At its 2007 convention, the Club presented well-known bowhunter Ray Howell the Stewardship Award for his Kicking Bear Foundation, which mentors troubled youth. With six animals remaining, Howell walked away from his pursuit of the North American Super Slam to administer his Kicking Bear program. Just last year, he conducted 57 events across the country. After a troubled childhood in foster homes, Howell has answered the call to give something back, and archery has helped him help kids of all backgrounds learn they have value and purpose. The Kicking Bear Foundation has proved itself worthy of the Club's recognition and support.

EVEN IN THE SHADOW of these worthy efforts, the Club's signature program, records keeping, continues to flourish. During the past two-year biennium, bowhunters entered 8,354 trophies into the record book, a record number for a two-year scoring period. During almost every biennium, bowhunters enter at least one new world record into the book, and this year's biennium recognized two new world records. One was Shaun Patterson's typical Yellowstone elk, an Arizona bull scoring 412 1/8. The other was Shad Wheeler's British Columbia mountain goat scoring 53 even. That's 28-inch larger than Allen Bolen's No. 2 billy, also taken in British Columbia during this scoring period.

Bowhunters entered some impressive whitetails into the record book during the latest biennium. The top two typical whitetails both came from Ohio: Tim Reed's 7x7 scoring 198Y 3/8 and Justin Lee c Metzner's 5x7 scoring 196 6/8. Paula Wiggers entered the third largest typical whitetail, a 187 5/8 10-pointer from Kansas. Top nontypical whitetail honors went to Tim Waldron's 33-point Iowa buck scoring 2434/8 and Deb Luzinski's nontypical Minnesota 24-pointer, scoring 222 2/8.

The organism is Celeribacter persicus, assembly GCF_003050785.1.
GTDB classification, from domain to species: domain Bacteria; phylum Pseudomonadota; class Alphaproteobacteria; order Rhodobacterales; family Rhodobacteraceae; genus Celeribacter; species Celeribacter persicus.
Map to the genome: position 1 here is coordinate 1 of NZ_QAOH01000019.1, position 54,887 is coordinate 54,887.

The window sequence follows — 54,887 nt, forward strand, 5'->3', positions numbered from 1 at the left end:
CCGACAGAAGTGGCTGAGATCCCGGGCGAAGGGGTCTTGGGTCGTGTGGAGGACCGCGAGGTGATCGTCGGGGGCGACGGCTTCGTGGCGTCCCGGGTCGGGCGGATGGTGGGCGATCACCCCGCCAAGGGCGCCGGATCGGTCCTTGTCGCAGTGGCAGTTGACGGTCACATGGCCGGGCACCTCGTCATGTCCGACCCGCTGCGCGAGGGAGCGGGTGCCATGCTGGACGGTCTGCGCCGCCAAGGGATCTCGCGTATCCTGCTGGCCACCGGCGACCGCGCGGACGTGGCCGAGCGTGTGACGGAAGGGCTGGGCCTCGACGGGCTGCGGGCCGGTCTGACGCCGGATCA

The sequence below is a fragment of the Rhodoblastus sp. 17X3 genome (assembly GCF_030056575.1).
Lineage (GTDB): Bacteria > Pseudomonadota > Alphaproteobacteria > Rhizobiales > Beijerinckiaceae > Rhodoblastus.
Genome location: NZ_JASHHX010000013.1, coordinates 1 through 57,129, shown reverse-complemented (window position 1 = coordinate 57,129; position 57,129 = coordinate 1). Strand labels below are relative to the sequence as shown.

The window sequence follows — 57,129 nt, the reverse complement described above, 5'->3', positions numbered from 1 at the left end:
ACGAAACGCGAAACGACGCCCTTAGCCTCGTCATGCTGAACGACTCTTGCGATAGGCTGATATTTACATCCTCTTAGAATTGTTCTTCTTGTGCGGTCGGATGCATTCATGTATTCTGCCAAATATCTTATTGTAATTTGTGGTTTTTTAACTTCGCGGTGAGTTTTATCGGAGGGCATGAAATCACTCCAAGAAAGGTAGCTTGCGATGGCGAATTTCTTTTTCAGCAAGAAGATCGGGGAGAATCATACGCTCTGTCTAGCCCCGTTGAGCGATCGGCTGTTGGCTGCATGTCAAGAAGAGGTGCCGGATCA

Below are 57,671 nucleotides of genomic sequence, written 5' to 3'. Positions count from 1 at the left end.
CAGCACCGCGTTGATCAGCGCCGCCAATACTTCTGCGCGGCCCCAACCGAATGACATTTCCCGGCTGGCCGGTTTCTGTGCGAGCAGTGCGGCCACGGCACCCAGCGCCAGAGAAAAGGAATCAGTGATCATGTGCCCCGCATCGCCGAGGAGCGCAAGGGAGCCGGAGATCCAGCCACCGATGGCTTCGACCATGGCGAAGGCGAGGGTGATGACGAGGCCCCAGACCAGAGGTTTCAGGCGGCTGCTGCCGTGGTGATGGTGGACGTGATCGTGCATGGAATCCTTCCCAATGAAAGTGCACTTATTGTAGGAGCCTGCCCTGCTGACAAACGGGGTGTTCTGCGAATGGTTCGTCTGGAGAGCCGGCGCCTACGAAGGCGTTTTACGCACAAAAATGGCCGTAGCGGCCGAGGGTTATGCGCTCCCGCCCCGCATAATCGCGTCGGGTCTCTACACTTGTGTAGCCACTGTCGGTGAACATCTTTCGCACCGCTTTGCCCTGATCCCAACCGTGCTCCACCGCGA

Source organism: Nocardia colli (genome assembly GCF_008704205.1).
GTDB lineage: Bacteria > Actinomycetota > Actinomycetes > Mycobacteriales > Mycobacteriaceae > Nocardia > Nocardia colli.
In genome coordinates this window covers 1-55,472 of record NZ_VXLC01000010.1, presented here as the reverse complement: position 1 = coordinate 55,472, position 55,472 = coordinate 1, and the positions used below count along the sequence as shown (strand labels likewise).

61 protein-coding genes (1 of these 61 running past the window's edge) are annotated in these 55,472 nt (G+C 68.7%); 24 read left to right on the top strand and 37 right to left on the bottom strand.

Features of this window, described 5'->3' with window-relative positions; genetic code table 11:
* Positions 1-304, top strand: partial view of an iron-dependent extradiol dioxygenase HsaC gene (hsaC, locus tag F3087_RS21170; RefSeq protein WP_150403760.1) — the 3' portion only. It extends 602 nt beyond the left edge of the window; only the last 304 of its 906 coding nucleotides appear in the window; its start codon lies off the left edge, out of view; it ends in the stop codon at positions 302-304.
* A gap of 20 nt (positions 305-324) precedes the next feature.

FUNDRAISING PLAYS A HUGE ROLE in any conservation organization, and the Pope and Young Club's 8,069 members are a generous lot. This year's Conservation raffle generated more than $80,000, and the live and silent auctions at the convention brought in an additional $120,000.

Trophy entries constitute a major source of revenue for the Club's conservation programs. The recording fee for each trophy entered is $25. So you can see that entering trophy animals into the record book goes far beyond honoring the animal and seeing your name in print. It's a significant way to financially support the Pope and Young Club's conservation and prohunting efforts.